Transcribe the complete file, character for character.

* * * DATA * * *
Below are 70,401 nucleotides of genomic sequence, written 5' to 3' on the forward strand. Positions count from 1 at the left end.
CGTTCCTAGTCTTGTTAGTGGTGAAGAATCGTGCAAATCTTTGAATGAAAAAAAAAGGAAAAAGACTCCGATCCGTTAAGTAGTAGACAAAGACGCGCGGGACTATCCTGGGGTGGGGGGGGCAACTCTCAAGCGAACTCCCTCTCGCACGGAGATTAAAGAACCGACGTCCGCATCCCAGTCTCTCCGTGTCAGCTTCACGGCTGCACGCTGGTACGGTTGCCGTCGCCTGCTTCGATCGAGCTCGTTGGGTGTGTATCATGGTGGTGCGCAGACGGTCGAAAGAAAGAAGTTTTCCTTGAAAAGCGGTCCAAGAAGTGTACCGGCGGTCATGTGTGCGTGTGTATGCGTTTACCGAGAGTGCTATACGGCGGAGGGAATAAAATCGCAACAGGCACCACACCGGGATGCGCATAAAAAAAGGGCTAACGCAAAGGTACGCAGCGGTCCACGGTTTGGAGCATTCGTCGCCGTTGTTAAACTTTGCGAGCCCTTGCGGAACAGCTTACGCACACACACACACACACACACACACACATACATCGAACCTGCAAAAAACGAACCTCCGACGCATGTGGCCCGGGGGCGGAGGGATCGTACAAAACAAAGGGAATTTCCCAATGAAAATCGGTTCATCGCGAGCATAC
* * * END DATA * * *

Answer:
Below are 70,401 nucleotides of genomic sequence, written 5' to 3' on the forward strand. Positions count from 1 at the left end.
CGTTCCTAGTCTTGTTAGTGGTGAAGAATCGTGCAAATCTTTGAATGAAAAAAAAAGGAAAAAGACTCCGATCCGTTAAGTAGTAGACAAAGACGCGCGGGACTATCCTGGGGTGGGGGGGGCAACTCTCAAGCGAACTCCCTCTCGCACGGAGATTAAAGAACCGACGTCCGCATCCCAGTCTCTCCGTGTCAGCTTCACGGCTGCACGCTGGTACGGTTGCCGTCGCCTGCTTCGATCGAGCTCGTTGGGTGTGTATCATGGTGGTGCGCAGACGGTCGAAAGAAAGAAGTTTTCCTTGAAAAGCGGTCCAAGAAGTGTACCGGCGGTCATGTGTGCGTGTGTATGCGTTTACCGAGAGTGCTATACGGCGGAGGGAATAAAATCGCAACAGGCACCACACCGGGATGCGCATAAAAAAAGGGCTAACGCAAAGGTACGCAGCGGTCCACGGTTTGGAGCATTCGTCGCCGTTGTTAAACTTTGCGAGCCCTTGCGGAACAGCTTACGCACACACACACACACACACACACACACATACATCGAACCTGCAAAAAACGAACCTCCGACGCATGTGGCCCGGGGGCGGAGGGATCGTACAAAACAAAGGGAATTTCCCAATGAAAATCGGTTCATCGCGAGCATAC